If anything, the crisis actually did Team Obama a favor. They should thank congressional Republicans for distracting attention from a huge page-one embarrassment: the fumbled rollout of the administration’s HealthCare.gov online insurance mall.
Amid a multitude of computer glitches, Obamacare actually became slightly more popular — or at least less unpopular. A mid-October Gallup poll found those who wanted the Affordable Care Act repealed or scaled back declined from 57 percent in early 2011 to only 50 percent. Perhaps there is yet hope for Obamacare after all.
There were “no winners,” said President Obama afterwards, which only seemed to confirm that he had won. Real winners don’t have to announce their victories. They can let others do that for them.
Cruz, by contrast, continued his earlier bellicose stance, declaring a victory of his own, not only against Democrats but also against his fellow Republicans who lacked his fearless, if reckless resolve in fighting Obamacare.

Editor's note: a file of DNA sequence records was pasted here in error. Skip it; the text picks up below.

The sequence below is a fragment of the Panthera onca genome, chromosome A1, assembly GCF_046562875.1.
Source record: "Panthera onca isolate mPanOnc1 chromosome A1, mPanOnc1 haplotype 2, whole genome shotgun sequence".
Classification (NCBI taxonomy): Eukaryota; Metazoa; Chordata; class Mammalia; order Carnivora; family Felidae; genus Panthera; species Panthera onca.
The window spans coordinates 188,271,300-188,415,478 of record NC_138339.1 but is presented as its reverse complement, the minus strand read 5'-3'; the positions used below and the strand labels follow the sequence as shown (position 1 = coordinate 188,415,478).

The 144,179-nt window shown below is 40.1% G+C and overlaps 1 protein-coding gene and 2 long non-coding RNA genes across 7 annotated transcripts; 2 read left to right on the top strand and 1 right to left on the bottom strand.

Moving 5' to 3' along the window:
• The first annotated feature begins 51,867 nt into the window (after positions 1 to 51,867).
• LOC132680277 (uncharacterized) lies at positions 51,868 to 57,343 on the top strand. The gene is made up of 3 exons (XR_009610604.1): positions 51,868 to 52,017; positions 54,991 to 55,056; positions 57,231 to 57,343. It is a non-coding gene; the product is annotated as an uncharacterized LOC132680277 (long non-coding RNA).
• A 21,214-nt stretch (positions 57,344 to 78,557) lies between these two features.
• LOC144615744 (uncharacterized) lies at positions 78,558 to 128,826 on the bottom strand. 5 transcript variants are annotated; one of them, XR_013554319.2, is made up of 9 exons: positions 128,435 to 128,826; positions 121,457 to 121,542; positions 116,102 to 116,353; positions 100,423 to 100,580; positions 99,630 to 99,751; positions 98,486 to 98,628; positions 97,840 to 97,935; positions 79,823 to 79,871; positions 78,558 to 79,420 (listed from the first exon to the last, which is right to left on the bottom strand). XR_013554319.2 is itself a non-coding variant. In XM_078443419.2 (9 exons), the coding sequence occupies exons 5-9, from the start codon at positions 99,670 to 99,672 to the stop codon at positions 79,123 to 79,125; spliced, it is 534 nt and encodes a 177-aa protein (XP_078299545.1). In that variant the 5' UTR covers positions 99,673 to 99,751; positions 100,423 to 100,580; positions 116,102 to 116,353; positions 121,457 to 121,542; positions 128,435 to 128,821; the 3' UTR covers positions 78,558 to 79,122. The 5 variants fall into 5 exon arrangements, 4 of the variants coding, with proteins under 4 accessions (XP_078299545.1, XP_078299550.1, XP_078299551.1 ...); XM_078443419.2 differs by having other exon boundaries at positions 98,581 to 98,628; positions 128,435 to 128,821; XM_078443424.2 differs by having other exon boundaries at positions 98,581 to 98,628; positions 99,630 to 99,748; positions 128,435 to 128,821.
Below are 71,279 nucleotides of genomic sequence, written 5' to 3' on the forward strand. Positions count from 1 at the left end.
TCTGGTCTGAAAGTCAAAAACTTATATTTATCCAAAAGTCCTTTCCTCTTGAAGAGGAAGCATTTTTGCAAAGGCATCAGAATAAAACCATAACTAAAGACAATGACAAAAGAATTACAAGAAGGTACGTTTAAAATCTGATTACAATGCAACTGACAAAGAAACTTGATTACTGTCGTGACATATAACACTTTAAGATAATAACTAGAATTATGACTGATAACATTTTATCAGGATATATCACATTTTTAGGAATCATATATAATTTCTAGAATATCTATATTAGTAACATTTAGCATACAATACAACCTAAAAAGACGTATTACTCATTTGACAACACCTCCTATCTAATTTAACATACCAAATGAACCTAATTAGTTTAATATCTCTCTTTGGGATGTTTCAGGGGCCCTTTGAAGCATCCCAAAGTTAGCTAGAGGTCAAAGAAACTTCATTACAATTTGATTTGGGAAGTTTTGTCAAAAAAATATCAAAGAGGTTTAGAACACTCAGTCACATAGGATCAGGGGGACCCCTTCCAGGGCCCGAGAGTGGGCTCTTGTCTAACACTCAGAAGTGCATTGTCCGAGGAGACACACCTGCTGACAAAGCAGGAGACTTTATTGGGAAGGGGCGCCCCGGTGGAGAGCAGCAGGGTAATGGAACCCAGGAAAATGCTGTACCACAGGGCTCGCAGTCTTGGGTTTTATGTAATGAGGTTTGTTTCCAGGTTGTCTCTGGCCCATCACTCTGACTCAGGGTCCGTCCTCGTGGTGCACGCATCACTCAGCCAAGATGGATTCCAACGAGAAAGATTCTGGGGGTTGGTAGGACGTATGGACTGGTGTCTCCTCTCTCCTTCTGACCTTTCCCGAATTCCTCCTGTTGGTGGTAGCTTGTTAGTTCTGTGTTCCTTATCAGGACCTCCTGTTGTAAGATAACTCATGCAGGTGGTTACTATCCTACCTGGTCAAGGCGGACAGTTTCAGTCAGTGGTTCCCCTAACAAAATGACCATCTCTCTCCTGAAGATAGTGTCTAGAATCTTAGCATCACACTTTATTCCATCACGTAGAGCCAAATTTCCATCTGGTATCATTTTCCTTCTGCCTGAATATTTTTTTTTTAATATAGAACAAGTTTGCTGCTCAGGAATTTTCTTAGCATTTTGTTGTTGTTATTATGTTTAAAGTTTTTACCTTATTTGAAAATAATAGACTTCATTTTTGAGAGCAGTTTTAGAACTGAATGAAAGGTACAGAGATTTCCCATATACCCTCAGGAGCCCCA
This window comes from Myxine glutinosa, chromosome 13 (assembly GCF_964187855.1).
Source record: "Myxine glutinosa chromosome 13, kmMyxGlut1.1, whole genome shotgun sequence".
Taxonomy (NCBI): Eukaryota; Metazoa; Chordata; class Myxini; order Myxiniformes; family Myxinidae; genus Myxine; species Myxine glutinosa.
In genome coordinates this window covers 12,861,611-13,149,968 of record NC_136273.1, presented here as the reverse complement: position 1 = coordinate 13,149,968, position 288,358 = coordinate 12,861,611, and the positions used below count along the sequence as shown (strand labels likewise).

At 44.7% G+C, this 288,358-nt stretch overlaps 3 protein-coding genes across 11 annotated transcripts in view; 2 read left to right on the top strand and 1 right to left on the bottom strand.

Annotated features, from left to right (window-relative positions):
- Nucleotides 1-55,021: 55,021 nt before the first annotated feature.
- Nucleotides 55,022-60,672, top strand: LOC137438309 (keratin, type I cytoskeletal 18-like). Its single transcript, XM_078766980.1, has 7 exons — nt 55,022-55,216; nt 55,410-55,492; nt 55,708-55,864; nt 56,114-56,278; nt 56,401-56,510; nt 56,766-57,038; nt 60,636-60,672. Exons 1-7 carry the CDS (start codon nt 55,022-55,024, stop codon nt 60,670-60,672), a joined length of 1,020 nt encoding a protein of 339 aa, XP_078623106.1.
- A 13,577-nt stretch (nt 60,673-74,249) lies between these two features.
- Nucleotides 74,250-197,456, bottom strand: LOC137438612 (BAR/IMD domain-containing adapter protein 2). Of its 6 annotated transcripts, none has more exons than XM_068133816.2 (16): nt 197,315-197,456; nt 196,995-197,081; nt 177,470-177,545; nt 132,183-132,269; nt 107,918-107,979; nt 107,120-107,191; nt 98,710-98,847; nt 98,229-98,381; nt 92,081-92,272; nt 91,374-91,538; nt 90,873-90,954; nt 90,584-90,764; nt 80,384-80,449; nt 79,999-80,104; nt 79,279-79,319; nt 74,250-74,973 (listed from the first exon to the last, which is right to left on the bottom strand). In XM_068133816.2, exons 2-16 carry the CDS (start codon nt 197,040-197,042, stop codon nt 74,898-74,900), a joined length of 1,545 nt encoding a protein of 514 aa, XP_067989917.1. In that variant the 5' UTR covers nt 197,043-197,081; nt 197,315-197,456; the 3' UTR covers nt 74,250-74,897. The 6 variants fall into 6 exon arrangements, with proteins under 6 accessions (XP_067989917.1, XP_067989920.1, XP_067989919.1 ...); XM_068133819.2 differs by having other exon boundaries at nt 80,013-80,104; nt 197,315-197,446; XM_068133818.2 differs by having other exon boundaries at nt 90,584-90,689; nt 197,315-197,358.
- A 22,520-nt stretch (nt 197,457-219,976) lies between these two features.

“Unfortunately, once again it appears the Washington establishment is refusing to listen to the American people,” Cruz said, echoing a charge tea partiers have been making against both parties. It was “a remarkable victory,” he said, “to see the House engage in a profile of courage.”
Considering how exhausted and humiliated Speaker John Boehner (R., Ohio) looked after failing to unite his GOP majority behind the final compromise, Cruz’s sentiments sound like a man cheering Don Quixote’s tilting at windmills.
But it is important to remember that Cruz’s favorability ratings have shot up among tea party supporters because he speaks for a cause that is larger than the boring if necessary concerns of actually governing or even his loyalty to GOP leaders in what he calls “the Washington establishment.”
The shame of the showdown was how unnecessary it was. Outside of Obamacare, the tea party movement’s stated goals already are being achieved.